University of Cambridge > Talks.cam > Zangwill Club > [NEW DATE:11th of December] Old wine in new skins: a fresh look at cognitive control development

[NEW DATE:11th of December] Old wine in new skins: a fresh look at cognitive control development

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  • UserDr Nikolaus Steinbeis, Department of Clinical, Educational and Health Psychology, University College London World_link
  • ClockFriday 11 December 2020, 16:30-18:00
  • HouseZoom meeting.

If you have a question about this talk, please contact Louise White.

Please note, this talk will start at 4.15pm for virtual tea with talk starting at 4.30pm

Abstract: Cognitive control refers to flexible and goal-directed action and it is a hallmark of human cognition. Its development has been predominantly described in terms of quantitative changes. An emerging perspective argues however that children deploy control in qualitatively different ways compared to adults. In this talk I will explore these qualitative differences by focussing on variability, metacognition and plasticity. I will leverage different methodologies (i.e. neuroimaging and computational modelling) to understand mechanisms of change and discuss how we can capitalise this to devise interventions at critical points of impact. Bio: Niko obtained his PhD in 2008 on the neuroscience of music, fittingly from the University of Leipzig. He then switched research fields to do a postdoc in developmental social neuroscience at the University of Zuerich. After becoming senior researcher and then group leader at the Max-Planck Institute for Human Cognitive and Brain Sciences, Leipzig, Niko embarked on research fellowships at Weill Cornell Medical School and the Douglas Mental Health University Institute. In 2015 he joined the Department of Developmental Psychology of Leiden University as an Assistant Professor and in 2017 became an Associate Professor at UCL ’s Division of Psychology and Language Sciences. Niko holds several grants, including a Jacobs Fellowship, a Starting Grant from the European Research Council and most recently an ESRC -ORA grant. He has a broad interest in cognitive, social and affective development and he adopts a multimethod approach to address the operation of sensitive periods in childhood.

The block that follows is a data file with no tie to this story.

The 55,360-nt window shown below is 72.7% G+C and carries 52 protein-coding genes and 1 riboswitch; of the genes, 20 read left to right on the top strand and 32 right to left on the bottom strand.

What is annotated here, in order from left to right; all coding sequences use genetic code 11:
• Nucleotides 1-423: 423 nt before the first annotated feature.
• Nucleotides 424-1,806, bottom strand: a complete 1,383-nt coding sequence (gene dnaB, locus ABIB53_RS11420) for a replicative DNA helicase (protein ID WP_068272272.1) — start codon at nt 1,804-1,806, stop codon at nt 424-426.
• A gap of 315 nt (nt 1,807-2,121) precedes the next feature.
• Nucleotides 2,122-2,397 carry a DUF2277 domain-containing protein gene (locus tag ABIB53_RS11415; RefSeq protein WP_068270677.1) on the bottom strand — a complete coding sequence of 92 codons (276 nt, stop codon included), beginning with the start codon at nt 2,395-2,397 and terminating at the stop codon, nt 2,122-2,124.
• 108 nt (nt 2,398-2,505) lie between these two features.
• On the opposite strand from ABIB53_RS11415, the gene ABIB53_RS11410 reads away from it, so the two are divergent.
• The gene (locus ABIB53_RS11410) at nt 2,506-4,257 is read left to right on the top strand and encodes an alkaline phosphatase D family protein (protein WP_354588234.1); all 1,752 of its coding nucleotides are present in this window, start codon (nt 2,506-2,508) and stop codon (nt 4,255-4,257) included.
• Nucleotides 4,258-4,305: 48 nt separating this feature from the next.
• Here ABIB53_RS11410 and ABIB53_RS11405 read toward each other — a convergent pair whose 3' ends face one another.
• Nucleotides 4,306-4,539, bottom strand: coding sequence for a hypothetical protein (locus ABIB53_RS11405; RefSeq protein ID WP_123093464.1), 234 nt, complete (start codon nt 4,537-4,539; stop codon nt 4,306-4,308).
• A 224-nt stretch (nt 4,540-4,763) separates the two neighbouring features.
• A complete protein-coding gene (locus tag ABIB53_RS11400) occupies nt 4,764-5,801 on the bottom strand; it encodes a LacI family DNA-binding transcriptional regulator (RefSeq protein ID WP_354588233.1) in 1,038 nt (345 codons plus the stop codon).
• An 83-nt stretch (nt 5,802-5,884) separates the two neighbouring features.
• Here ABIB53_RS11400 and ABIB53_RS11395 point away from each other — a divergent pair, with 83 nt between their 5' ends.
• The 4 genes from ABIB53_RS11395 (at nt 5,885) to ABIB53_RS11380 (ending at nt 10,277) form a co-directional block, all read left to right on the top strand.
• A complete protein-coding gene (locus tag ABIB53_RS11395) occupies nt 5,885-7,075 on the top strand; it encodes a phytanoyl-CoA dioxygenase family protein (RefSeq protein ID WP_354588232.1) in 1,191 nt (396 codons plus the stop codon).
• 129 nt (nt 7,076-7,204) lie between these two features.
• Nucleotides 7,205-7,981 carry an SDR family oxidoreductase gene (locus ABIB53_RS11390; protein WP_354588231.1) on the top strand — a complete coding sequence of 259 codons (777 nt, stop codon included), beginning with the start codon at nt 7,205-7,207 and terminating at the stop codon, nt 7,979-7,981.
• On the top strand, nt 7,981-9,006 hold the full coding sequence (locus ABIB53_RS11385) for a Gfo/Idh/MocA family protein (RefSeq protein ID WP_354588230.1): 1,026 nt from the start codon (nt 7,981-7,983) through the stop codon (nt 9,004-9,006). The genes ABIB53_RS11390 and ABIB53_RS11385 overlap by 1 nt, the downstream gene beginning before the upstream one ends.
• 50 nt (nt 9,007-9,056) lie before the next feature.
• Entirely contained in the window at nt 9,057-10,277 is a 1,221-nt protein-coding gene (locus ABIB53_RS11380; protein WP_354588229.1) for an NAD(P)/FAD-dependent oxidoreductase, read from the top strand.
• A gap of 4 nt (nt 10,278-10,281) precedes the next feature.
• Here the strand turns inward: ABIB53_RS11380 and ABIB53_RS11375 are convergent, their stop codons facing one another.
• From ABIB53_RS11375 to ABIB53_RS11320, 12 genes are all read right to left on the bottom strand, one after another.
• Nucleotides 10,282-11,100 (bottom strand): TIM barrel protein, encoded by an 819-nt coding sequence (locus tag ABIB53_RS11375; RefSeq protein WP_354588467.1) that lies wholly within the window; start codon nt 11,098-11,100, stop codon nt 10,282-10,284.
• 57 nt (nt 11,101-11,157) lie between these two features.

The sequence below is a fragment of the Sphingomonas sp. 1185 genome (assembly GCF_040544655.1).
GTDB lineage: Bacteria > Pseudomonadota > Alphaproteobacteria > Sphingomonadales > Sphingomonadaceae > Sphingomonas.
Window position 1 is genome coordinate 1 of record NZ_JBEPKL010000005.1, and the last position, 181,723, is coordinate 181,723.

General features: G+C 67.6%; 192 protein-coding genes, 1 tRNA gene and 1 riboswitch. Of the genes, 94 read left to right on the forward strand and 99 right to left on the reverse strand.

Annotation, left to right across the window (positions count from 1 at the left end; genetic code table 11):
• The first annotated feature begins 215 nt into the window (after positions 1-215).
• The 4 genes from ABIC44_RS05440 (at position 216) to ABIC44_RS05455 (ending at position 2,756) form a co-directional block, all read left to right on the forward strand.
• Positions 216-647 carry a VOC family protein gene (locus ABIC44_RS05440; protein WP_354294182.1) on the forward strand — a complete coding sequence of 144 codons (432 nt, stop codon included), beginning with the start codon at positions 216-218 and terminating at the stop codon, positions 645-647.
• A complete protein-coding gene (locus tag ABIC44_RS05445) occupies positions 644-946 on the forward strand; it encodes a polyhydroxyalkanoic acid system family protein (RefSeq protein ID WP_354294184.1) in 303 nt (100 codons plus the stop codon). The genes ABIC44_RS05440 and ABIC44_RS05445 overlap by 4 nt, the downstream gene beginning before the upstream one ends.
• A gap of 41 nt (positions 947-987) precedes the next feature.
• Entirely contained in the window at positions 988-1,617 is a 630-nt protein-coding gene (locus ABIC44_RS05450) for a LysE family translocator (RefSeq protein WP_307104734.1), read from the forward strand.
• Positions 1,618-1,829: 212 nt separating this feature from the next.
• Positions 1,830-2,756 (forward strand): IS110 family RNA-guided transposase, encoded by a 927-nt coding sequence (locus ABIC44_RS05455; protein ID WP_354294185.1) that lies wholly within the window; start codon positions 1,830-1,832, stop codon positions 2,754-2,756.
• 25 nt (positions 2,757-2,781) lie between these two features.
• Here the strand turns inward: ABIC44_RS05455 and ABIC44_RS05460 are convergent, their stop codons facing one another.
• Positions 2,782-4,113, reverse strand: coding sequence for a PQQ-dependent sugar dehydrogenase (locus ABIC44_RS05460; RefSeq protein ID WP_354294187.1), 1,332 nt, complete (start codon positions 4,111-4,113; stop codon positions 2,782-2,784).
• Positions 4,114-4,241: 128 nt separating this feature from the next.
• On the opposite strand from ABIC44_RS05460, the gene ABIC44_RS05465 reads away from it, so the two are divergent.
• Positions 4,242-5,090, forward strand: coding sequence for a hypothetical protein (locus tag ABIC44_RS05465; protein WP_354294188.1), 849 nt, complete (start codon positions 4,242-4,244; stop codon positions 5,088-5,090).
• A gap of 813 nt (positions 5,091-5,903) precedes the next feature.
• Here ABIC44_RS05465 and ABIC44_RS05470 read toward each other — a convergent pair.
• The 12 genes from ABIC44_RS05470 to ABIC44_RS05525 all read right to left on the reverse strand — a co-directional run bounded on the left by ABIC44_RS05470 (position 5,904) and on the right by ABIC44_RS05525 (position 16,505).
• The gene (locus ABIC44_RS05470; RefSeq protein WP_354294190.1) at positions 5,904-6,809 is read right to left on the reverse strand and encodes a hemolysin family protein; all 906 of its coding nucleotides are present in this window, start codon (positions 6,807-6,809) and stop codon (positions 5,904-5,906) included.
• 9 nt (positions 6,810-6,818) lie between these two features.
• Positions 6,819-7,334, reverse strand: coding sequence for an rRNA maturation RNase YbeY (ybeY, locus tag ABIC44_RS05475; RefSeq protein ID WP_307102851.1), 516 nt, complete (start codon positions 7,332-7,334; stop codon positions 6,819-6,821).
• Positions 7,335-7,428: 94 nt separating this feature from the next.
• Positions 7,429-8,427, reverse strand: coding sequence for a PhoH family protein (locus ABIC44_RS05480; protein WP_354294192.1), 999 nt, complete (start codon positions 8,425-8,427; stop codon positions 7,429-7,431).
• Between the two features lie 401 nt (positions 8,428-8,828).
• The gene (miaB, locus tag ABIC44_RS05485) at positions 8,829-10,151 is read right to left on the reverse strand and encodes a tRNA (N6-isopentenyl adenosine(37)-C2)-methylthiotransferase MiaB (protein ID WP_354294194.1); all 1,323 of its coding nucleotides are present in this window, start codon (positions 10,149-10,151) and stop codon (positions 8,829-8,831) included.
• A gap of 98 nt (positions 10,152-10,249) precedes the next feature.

This talk is part of the Zangwill Club series.

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